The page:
Not exempt of poor attempts at diversity is the TV industry, as they most often than not wrongfully showcase minorities through stereotypical lenses. An obvious example of this would be the TV series Glee, that introduced the world to LGBTQ+ characters, characters of color, characters with disabilities and more. But this representation was disappointing as many were written two-dimensionally, with horrible treatment and little development. A character that stuck a chord with me when watching Glee was their trans character of color, Unique. She was the first trans character I’ve ever seen and sadly suffered catastrophic plotlines, the most prominent example of this is showcased Glee’s The End of Twerk. Within the episode, Unique is conflicted on where to go to the bathroom, as neither the girl nor the boy's bathroom provides safety. She later decides to go to the girl's bathroom which leads to the girls and boys of McKinley switching bathrooms. The gist of The End of Twerk is nothing but a slippery slope as it ignores that all trans people want is to be able to go do their business in the bathroom they feel most comfortable in. What Glee does instead is contributing to the voices that oppose trans rights, which is highly disappointing for a TV show that is praised for its work on representation. A more recent example would be Netflix’s Sense8, written and created by J. Michael Straczynski as well as Lilly and Lana Wachowski. Within the show, there are eight protagonists, four who are natives of South Korea, India, Mexico, and Kenya. Sadly, the other four characters, an Icelandic DJ, a German locksmith, a trans woman hacktivist and blogger from San Francisco and a Chicagoan cop (who doubles as a white savior), are all white, prominent characters and receive plotlines far better than the other four. Not only do these characters of color receive less screen time, which results in a lack of characterization and has them dwell in a two-dimensional state for the entire first season, their personalities and sometimes even plotlines lean heavily on stereotypes. Capheus from Kenya is poor and has a mom who suffers from AIDS, Kala from India endures a modern take on an arranged marriage, Sun from South Korea is skilled in martial arts and the forever dramatic Lito from Mexico (played by a white actor) stars in a telenovela. Instead of bringing something new to the table and bringing to life people of color as well as their countries of origin, the audience is proven once again that people of color are unworthy of rich and three-dimensional characterization as they are incapable of being anything else than a recycled stereotype.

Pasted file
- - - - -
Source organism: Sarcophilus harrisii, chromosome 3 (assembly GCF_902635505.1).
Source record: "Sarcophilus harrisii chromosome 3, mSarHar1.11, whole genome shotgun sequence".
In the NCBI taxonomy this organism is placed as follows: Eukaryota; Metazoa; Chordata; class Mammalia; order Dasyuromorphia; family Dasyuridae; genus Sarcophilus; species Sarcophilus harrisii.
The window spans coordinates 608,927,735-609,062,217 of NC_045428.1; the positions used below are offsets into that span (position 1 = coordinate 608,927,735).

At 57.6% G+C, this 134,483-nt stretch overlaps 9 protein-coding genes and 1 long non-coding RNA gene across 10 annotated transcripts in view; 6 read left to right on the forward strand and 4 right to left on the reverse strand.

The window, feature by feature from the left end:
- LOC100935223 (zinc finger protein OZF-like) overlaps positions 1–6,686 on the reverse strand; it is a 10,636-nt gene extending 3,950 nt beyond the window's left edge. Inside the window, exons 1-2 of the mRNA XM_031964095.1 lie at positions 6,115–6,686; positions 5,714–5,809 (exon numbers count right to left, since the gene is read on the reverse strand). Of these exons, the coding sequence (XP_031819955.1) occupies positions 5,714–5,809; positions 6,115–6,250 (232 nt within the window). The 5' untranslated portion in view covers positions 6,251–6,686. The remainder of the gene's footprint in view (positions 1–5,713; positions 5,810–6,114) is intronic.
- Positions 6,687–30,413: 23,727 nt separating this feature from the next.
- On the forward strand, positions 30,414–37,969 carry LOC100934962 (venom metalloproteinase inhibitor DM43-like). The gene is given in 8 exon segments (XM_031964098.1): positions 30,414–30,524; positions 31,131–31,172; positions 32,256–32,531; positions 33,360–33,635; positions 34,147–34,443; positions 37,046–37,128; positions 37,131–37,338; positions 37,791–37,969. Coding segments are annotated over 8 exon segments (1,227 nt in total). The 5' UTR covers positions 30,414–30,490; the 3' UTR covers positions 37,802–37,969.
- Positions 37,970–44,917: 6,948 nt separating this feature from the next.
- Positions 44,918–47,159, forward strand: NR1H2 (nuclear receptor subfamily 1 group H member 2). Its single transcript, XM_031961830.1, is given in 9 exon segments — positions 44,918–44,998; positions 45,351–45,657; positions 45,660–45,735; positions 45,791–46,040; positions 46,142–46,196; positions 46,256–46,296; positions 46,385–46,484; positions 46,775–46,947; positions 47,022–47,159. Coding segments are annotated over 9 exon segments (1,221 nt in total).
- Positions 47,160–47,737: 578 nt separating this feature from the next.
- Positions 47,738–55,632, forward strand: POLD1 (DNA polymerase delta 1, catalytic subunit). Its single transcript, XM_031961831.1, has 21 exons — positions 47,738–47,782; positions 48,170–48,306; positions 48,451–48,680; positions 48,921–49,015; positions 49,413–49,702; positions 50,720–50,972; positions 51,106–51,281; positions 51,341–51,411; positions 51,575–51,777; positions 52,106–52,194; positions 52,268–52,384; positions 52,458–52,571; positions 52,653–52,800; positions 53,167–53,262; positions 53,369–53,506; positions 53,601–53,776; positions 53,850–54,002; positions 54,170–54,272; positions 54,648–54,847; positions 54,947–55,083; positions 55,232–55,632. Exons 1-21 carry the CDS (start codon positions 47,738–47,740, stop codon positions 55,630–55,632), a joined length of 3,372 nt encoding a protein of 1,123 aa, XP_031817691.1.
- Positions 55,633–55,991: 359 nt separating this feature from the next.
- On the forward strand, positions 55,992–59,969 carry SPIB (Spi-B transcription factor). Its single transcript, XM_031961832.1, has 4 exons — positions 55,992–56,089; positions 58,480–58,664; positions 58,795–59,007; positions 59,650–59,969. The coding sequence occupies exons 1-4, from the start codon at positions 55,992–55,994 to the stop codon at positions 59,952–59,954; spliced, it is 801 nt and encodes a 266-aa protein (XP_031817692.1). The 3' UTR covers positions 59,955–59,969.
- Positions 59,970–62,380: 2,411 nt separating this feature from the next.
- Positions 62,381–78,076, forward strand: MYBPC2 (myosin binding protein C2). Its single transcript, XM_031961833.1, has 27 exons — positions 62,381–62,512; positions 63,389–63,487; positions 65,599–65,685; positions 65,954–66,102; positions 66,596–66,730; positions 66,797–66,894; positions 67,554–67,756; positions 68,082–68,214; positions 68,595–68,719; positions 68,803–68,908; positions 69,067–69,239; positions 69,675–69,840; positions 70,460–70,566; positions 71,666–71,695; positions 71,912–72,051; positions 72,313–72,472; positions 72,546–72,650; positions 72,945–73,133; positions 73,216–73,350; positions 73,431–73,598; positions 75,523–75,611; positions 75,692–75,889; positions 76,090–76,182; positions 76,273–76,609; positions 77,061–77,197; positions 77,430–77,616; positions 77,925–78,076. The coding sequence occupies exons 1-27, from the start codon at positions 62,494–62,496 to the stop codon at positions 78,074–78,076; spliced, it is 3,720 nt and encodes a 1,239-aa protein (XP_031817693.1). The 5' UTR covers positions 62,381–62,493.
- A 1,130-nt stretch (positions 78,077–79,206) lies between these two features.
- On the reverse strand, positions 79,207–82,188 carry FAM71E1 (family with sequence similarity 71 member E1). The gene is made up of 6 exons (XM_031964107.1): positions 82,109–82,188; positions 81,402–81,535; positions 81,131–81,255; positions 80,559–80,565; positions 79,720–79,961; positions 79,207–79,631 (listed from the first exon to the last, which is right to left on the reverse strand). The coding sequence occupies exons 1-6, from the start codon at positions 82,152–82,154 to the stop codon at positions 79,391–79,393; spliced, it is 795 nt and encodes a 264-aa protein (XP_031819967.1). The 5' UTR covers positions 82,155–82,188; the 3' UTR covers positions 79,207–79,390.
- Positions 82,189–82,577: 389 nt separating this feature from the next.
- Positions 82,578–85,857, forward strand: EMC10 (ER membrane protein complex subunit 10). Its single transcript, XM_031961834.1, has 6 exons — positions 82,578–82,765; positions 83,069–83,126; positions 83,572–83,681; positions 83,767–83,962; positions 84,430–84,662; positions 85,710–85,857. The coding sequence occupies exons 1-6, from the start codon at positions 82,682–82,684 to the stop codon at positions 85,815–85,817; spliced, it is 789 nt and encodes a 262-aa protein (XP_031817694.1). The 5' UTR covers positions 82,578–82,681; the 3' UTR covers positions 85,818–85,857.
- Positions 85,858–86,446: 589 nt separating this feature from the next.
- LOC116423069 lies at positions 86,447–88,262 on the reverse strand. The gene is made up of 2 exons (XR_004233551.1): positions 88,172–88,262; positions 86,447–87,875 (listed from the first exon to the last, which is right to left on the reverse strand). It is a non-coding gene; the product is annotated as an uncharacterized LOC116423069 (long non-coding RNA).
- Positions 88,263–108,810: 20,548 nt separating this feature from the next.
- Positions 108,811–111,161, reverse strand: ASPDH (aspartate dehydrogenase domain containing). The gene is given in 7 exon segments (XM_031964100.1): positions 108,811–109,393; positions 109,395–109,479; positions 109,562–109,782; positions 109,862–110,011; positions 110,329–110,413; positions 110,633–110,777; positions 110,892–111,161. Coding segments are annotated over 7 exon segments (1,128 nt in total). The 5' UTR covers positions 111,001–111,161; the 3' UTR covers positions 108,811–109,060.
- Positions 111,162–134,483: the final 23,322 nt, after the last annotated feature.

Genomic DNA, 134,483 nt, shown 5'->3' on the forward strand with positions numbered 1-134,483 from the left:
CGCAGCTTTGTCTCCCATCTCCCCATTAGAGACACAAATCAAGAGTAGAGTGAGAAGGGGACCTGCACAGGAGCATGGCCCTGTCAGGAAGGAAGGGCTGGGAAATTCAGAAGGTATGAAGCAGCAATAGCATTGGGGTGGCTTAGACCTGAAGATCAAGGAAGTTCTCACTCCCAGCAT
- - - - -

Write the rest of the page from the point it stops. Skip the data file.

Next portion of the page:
Diversity today is incredibly important, and for that, we shouldn't have to settle. We shouldn't have to settle for representation and inclusion that is done lazily, instead of genuinely and realistically. Creating characters who belong to a minority group while showcasing messages that sheds them in a poor, stereotypical light doesn't help. Creating characters who belong to a minority group who are treated like plots or tokens doesn't help. Acknowledge their identity and develop them further beyond a mere stereotype and troubling internalizations. And make the effort to have them grow from that if they do face internalizations. And it doesn't stop at that. While generic TV shows and books receive popularity, celebrating the works of creators who are also minorities becomes a necessity. Promote web series like Brown Girls, created by two women of color and starring exclusively people of color, with a qu*er girl as one of the leads and books like Benjamin Alire Sáenz’s Aristotle and Dante Discover the Secrets of the Universe with two Mexican boys at the center. Promote work that represents minorities well and works created by minorities. All we want is genuine, truthful diversity on television and books, and being critical of the few attempts today will do nothing but improve it. And that’s all we want. To bring an end to the diversity that sets us back, and to bring to light the experiences and realities of minorities who have never had the chance.